There’s something about Sanjay Leela Bhansali films which is magical. He treats the 70 mm screen like a blank canvas where he paints his vision in a way that truly redefines– ‘larger than life films.’ Ghoomar, the song from his latest offering — Padmavati is a testimony to the same. Featuring Deepika Padukone and Shahid Kapoor, the song, according to Bhansali, is a tribute to the fearless spirit of Rajputana women. Sung by Shreya Ghoshal and Swaroop Khan, the music has been composed by Bhansali himself. While one of the accomplished Ghoomar masters Jyothi D Tommaar trained Deepika formally and helped her with the nuances of the folk dance form, DID participant-turned Bollywood choreographer, Kruti Mahesh Midya choreographed Deepika’s moves.
For Kruti, this is her first ever independent choreography for a Bollywood film. The former Jhalak Dikhhla Jaa choreographer credits everything she has achieved in her life to her mentor, Remo D’ Souza.
In a telephonic interview with us, Kruti talks about working with Deepika Padukone, the ‘genius’ Sanjay Leela Bhansali and how Ghoomar shaped up. Excerpts:
How has been the experience of choreographing Ghoomar and working with Sanjay Leela Bhansali?
There’s something that I worship in Sanjay Leela Bhansali. He is a magician, a genius, and everything when it comes to cinema. With Ghoomar, it has been very overwhelming and very different experience. Ghoomar is a very authentic folk dance form. So, to kind of hamper with it or lose its authenticity is not something that we wanted for commercial cinema. We wanted to give Ghoomar to people so that they can love it the way it is, and it is supposed to be enjoyed. The other thing was, of course, Rani Padmavati is royal, so there’s a little bit of a difference between when a royal Ghoomar happens and when a local Ghoomar happens.
And how did you ensure that difference?
We had the Ghoomar expert on board with us (Jyothi D Tommaar), so the little nuances, her experiences that she had when she taught Ghoomar to Rani sa (royal women in Rajasthan), she used to add that in our experience. So, the little bit of wrist and hip movements, everything was very subtle. When you see Chirmi (another form of Rajasthani folk dance) dancers, it’s very loud and in your face. But, when the Rani comes to perform, there’s something very magical and sensitive about it. Deepika has nailed it from the word go.
How many days did it take for the entire team to complete Ghoomar?
It took us 10 days to shoot the song and before that, we worked for around 16 odd days. So, it was for around two weeks we kept rehearsing with her.
What about Deepika? What kind of student is she?
When I started assisting Remo D’ Souza for films, my first choreography was Balam Pichkari, which featured Deepika Padukone. Coincidently, my first independent choreography is Ghoomar which is also with Deepika. She is a brilliant student. She gives her 200%, she will listen, she will observe and then she’ll do it. She will do it until you are not happy and she knows it. She is very professional when she is on the sets. There are no two ways about getting anything wrong with Deepika.
Kruti, how far have you come today from your days in DID to choreographing probably one of the most awaited Hindi film’s song of the year?
It has been a journey which has taught me so many things. It’s taught me to be patient and keep learning. I think I have been blessed to have Remo sir as my mentor when I started in the industry. I have been blessed to have Sanjay Leela Bhansali to believe in me blindly and give me this big song. I think there’s something right in me that they have been a part of my life.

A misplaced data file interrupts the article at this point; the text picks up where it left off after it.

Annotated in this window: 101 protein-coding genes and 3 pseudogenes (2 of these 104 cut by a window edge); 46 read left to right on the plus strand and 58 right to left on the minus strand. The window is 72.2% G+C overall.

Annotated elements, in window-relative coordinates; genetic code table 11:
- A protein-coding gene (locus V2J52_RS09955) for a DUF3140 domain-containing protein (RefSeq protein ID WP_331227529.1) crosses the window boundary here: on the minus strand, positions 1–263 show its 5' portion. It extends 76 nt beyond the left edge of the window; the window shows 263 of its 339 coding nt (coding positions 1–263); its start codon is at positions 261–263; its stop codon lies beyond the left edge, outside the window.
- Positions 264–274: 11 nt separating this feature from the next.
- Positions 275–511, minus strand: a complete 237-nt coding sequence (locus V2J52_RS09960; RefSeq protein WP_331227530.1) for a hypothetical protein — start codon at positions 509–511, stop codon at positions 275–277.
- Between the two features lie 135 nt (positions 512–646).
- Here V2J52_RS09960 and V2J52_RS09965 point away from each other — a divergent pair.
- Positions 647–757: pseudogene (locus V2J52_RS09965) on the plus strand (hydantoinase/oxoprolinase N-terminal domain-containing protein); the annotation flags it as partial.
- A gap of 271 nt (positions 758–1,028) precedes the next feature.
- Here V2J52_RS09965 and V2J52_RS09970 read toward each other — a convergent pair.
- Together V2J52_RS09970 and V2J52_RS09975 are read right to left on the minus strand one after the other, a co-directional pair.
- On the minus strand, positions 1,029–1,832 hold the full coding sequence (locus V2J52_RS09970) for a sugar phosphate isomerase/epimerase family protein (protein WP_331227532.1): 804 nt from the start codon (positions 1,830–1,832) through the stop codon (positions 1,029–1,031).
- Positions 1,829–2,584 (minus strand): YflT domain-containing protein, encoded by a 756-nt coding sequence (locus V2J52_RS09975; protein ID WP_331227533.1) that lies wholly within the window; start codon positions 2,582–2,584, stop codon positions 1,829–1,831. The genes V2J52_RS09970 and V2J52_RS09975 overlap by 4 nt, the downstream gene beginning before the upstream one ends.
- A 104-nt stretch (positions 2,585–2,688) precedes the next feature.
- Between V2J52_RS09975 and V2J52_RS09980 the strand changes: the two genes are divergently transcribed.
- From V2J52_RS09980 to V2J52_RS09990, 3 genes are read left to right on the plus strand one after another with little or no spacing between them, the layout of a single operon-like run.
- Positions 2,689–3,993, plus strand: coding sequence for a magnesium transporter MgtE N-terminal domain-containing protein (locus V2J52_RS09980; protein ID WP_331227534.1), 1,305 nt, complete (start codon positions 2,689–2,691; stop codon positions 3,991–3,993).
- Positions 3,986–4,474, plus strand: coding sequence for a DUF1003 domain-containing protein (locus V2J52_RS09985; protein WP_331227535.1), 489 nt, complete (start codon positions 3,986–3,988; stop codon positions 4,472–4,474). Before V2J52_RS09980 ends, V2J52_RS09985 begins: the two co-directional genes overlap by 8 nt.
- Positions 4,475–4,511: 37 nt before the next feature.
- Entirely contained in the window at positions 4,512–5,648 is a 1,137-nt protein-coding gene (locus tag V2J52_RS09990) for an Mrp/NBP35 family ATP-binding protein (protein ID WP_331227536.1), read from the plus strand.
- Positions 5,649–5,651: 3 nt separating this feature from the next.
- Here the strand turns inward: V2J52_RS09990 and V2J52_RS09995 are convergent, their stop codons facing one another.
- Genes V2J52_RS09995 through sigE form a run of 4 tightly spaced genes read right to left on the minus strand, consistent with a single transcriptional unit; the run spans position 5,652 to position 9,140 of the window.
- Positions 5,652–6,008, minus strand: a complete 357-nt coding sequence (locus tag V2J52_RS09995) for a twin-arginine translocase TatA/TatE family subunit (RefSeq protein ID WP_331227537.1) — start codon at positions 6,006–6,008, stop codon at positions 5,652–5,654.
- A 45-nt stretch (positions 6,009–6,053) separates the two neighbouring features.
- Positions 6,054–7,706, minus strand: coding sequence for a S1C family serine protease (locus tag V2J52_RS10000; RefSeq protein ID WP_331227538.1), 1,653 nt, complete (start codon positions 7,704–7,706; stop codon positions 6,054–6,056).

SLB is known to give a hard time to his people on the sets. Doesn’t that bother?
I don’t think he gives any hard time. I think he’s such a genius and there’s so much passion and drive to his visual that he will get it out of you. That is a true director. Someone who understands that psyche can work very well with him.
In one of his own interviews, he had claimed that he works without any planning. Like, he goes on the sets and completely changes the entire script in that very moment itself. Doesn’t that seem like a problem to you?
Yes, he does that. He always has that certain vision and he is always thinking. You look at him and you know there are 120 things going on in his mind. So, you have to be alert and quick to understand that he is somewhere not getting something he wants out of that shot. And he is probably going to change it. You have to quickly change it and give it to him. So, that’s a challenge. I don’t know whether it’s easy, difficult or good, bad but it’s a learning experience and an amazing one. You have to just sit back and benefit from it later.
Are you telling me that his behaviour actually contributes to your craft in a better way?
Absolutely, because you learn to cope up with situations which are not planned. In life as well, nothing is planned, right? I didn’t plan that I would be choreographing Ghoomar today. Everything everywhere is adding up to your experience. You need to learn to quickly adapt to the change, accept it and give your best. That’s the best part about Bhansali sir.
You have been speaking so highly of Remo D’Souza throughout this interview. Tell us more.
He is a gem of a person. He is like this saint. There’s an aura around him which is so adorable and pleasant. He is a giver. There’s no hold bar. There’s nothing inhibiting him, he is a free soul. He loves what he does and he does it with full heart and soul. He is upping talent everywhere. That’s very difficult to do actually.
Watch Ghoomar song here: